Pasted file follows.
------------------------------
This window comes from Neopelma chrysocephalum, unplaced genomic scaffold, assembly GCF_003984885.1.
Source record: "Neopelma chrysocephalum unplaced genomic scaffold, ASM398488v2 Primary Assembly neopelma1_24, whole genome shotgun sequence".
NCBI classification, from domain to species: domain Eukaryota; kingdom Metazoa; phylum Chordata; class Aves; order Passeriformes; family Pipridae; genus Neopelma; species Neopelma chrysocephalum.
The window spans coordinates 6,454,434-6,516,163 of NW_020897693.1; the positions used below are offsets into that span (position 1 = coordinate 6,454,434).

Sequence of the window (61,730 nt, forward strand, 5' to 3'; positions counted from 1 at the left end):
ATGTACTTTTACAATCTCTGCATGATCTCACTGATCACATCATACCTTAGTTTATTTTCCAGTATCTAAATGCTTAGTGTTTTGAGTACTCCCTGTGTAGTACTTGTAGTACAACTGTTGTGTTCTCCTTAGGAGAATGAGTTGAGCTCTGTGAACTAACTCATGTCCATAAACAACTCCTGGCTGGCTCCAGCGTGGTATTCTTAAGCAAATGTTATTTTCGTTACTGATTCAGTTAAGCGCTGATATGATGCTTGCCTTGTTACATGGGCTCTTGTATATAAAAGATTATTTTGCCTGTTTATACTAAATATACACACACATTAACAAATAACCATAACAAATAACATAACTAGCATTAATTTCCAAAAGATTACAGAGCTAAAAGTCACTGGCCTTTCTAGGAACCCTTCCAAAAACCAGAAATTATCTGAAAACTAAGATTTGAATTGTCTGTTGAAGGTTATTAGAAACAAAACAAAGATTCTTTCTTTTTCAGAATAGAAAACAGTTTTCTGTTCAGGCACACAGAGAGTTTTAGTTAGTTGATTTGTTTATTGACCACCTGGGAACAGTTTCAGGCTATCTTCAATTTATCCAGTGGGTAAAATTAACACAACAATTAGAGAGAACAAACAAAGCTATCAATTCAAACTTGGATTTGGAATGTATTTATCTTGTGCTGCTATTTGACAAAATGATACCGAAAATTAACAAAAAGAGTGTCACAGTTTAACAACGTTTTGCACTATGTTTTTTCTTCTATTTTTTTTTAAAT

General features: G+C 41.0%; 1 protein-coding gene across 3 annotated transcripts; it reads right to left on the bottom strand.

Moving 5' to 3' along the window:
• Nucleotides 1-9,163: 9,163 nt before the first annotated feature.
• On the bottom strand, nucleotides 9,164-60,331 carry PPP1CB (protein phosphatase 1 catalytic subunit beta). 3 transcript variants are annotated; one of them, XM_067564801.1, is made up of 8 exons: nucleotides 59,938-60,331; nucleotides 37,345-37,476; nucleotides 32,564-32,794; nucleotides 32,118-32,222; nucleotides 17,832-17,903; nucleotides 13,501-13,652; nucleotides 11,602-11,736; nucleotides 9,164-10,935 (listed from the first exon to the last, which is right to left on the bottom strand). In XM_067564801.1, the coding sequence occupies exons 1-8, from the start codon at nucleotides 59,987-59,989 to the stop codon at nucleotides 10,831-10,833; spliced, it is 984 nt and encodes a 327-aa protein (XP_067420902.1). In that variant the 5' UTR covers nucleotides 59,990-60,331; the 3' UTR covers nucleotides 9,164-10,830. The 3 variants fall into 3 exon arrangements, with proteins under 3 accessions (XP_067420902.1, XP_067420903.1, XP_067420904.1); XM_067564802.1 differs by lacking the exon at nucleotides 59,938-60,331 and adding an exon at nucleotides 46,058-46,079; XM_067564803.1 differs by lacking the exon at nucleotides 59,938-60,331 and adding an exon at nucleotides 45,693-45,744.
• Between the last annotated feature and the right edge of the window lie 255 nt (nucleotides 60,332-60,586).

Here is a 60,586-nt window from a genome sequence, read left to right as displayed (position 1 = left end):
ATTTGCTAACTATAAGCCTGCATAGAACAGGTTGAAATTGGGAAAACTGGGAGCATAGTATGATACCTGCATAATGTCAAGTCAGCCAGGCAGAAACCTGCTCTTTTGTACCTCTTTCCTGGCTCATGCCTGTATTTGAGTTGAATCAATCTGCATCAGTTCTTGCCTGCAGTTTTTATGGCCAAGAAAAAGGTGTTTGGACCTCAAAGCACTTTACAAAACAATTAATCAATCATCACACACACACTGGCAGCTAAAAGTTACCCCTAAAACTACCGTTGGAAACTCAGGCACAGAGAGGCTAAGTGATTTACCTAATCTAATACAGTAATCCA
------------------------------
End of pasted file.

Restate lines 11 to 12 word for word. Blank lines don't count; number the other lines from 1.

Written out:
• Between the last annotated feature and the right edge of the window lie 255 nt (nucleotides 60,332-60,586).

Here is a 60,586-nt window from a genome sequence, read left to right as displayed (position 1 = left end):